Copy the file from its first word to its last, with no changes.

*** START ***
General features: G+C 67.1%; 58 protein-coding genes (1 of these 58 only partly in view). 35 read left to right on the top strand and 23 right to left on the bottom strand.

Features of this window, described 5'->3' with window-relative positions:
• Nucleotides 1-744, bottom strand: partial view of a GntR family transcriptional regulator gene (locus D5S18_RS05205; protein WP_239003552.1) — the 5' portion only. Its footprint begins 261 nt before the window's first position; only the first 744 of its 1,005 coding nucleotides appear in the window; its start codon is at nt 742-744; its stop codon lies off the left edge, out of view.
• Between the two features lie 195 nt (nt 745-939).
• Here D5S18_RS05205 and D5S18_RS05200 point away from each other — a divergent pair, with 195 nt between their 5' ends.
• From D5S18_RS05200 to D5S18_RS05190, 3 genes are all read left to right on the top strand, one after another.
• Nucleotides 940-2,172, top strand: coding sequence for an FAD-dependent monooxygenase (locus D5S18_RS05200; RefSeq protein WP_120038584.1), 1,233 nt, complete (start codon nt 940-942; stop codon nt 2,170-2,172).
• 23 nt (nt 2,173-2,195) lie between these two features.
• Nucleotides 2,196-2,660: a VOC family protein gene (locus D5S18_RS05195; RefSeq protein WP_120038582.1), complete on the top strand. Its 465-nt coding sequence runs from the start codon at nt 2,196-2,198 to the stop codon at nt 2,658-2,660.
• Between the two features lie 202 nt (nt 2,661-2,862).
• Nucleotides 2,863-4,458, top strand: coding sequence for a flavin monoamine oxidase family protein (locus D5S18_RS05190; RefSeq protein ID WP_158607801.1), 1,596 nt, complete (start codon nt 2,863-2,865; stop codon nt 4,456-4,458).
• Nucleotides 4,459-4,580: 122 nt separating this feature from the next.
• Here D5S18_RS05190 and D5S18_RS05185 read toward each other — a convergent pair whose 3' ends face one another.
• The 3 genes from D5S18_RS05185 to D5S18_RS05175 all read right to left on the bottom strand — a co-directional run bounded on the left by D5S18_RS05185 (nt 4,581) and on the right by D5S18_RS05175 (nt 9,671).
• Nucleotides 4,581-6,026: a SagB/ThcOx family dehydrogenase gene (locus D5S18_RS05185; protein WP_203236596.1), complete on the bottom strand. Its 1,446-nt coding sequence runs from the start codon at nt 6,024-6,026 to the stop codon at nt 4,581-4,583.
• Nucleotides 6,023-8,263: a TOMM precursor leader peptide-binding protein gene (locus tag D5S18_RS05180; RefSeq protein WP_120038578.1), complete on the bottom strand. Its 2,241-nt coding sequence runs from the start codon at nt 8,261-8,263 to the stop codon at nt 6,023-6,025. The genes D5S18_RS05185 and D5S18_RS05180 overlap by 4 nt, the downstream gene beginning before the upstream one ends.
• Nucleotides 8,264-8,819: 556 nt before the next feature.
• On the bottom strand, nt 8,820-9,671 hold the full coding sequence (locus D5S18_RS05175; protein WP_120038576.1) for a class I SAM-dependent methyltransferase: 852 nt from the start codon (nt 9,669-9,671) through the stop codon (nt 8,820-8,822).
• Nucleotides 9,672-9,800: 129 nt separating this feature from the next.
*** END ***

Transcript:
General features: G+C 67.1%; 58 protein-coding genes (1 of these 58 only partly in view). 35 read left to right on the top strand and 23 right to left on the bottom strand.

Features of this window, described 5'->3' with window-relative positions:
• Nucleotides 1-744, bottom strand: partial view of a GntR family transcriptional regulator gene (locus D5S18_RS05205; protein WP_239003552.1) — the 5' portion only. Its footprint begins 261 nt before the window's first position; only the first 744 of its 1,005 coding nucleotides appear in the window; its start codon is at nt 742-744; its stop codon lies off the left edge, out of view.
• Between the two features lie 195 nt (nt 745-939).
• Here D5S18_RS05205 and D5S18_RS05200 point away from each other — a divergent pair, with 195 nt between their 5' ends.
• From D5S18_RS05200 to D5S18_RS05190, 3 genes are all read left to right on the top strand, one after another.
• Nucleotides 940-2,172, top strand: coding sequence for an FAD-dependent monooxygenase (locus D5S18_RS05200; RefSeq protein WP_120038584.1), 1,233 nt, complete (start codon nt 940-942; stop codon nt 2,170-2,172).
• 23 nt (nt 2,173-2,195) lie between these two features.
• Nucleotides 2,196-2,660: a VOC family protein gene (locus D5S18_RS05195; RefSeq protein WP_120038582.1), complete on the top strand. Its 465-nt coding sequence runs from the start codon at nt 2,196-2,198 to the stop codon at nt 2,658-2,660.
• Between the two features lie 202 nt (nt 2,661-2,862).
• Nucleotides 2,863-4,458, top strand: coding sequence for a flavin monoamine oxidase family protein (locus D5S18_RS05190; RefSeq protein ID WP_158607801.1), 1,596 nt, complete (start codon nt 2,863-2,865; stop codon nt 4,456-4,458).
• Nucleotides 4,459-4,580: 122 nt separating this feature from the next.
• Here D5S18_RS05190 and D5S18_RS05185 read toward each other — a convergent pair whose 3' ends face one another.
• The 3 genes from D5S18_RS05185 to D5S18_RS05175 all read right to left on the bottom strand — a co-directional run bounded on the left by D5S18_RS05185 (nt 4,581) and on the right by D5S18_RS05175 (nt 9,671).
• Nucleotides 4,581-6,026: a SagB/ThcOx family dehydrogenase gene (locus D5S18_RS05185; protein WP_203236596.1), complete on the bottom strand. Its 1,446-nt coding sequence runs from the start codon at nt 6,024-6,026 to the stop codon at nt 4,581-4,583.
• Nucleotides 6,023-8,263: a TOMM precursor leader peptide-binding protein gene (locus tag D5S18_RS05180; RefSeq protein WP_120038578.1), complete on the bottom strand. Its 2,241-nt coding sequence runs from the start codon at nt 8,261-8,263 to the stop codon at nt 6,023-6,025. The genes D5S18_RS05185 and D5S18_RS05180 overlap by 4 nt, the downstream gene beginning before the upstream one ends.
• Nucleotides 8,264-8,819: 556 nt before the next feature.
• On the bottom strand, nt 8,820-9,671 hold the full coding sequence (locus D5S18_RS05175; protein WP_120038576.1) for a class I SAM-dependent methyltransferase: 852 nt from the start codon (nt 9,669-9,671) through the stop codon (nt 8,820-8,822).
• Nucleotides 9,672-9,800: 129 nt separating this feature from the next.